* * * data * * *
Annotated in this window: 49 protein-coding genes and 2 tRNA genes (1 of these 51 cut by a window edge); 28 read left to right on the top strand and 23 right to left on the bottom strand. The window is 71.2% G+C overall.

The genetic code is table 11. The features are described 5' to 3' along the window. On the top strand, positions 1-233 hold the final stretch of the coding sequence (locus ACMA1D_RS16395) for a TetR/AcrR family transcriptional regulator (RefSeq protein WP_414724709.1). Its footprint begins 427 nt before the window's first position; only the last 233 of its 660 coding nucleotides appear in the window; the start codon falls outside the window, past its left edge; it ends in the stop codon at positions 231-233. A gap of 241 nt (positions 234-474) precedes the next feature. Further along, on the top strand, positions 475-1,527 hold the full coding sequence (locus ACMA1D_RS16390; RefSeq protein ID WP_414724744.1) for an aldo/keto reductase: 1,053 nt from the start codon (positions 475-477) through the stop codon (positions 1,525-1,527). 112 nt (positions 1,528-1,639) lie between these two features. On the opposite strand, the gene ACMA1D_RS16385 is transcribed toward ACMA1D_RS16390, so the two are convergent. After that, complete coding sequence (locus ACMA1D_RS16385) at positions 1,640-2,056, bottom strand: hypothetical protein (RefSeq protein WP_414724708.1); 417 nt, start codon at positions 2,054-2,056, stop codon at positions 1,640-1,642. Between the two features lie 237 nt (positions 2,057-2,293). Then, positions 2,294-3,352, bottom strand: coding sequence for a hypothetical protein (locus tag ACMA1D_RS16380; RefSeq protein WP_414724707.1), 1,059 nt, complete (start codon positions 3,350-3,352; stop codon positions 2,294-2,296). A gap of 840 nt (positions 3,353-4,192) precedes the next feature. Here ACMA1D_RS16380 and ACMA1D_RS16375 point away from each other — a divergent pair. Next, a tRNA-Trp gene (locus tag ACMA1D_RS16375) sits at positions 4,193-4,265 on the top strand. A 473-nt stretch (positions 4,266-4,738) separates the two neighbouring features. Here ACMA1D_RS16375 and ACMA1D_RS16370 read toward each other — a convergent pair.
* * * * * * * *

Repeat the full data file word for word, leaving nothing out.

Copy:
Annotated in this window: 49 protein-coding genes and 2 tRNA genes (1 of these 51 cut by a window edge); 28 read left to right on the top strand and 23 right to left on the bottom strand. The window is 71.2% G+C overall.

The genetic code is table 11. The features are described 5' to 3' along the window. On the top strand, positions 1-233 hold the final stretch of the coding sequence (locus ACMA1D_RS16395) for a TetR/AcrR family transcriptional regulator (RefSeq protein WP_414724709.1). Its footprint begins 427 nt before the window's first position; only the last 233 of its 660 coding nucleotides appear in the window; the start codon falls outside the window, past its left edge; it ends in the stop codon at positions 231-233. A gap of 241 nt (positions 234-474) precedes the next feature. Further along, on the top strand, positions 475-1,527 hold the full coding sequence (locus ACMA1D_RS16390; RefSeq protein ID WP_414724744.1) for an aldo/keto reductase: 1,053 nt from the start codon (positions 475-477) through the stop codon (positions 1,525-1,527). 112 nt (positions 1,528-1,639) lie between these two features. On the opposite strand, the gene ACMA1D_RS16385 is transcribed toward ACMA1D_RS16390, so the two are convergent. After that, complete coding sequence (locus ACMA1D_RS16385) at positions 1,640-2,056, bottom strand: hypothetical protein (RefSeq protein WP_414724708.1); 417 nt, start codon at positions 2,054-2,056, stop codon at positions 1,640-1,642. Between the two features lie 237 nt (positions 2,057-2,293). Then, positions 2,294-3,352, bottom strand: coding sequence for a hypothetical protein (locus tag ACMA1D_RS16380; RefSeq protein WP_414724707.1), 1,059 nt, complete (start codon positions 3,350-3,352; stop codon positions 2,294-2,296). A gap of 840 nt (positions 3,353-4,192) precedes the next feature. Here ACMA1D_RS16380 and ACMA1D_RS16375 point away from each other — a divergent pair. Next, a tRNA-Trp gene (locus tag ACMA1D_RS16375) sits at positions 4,193-4,265 on the top strand. A 473-nt stretch (positions 4,266-4,738) separates the two neighbouring features. Here ACMA1D_RS16375 and ACMA1D_RS16370 read toward each other — a convergent pair.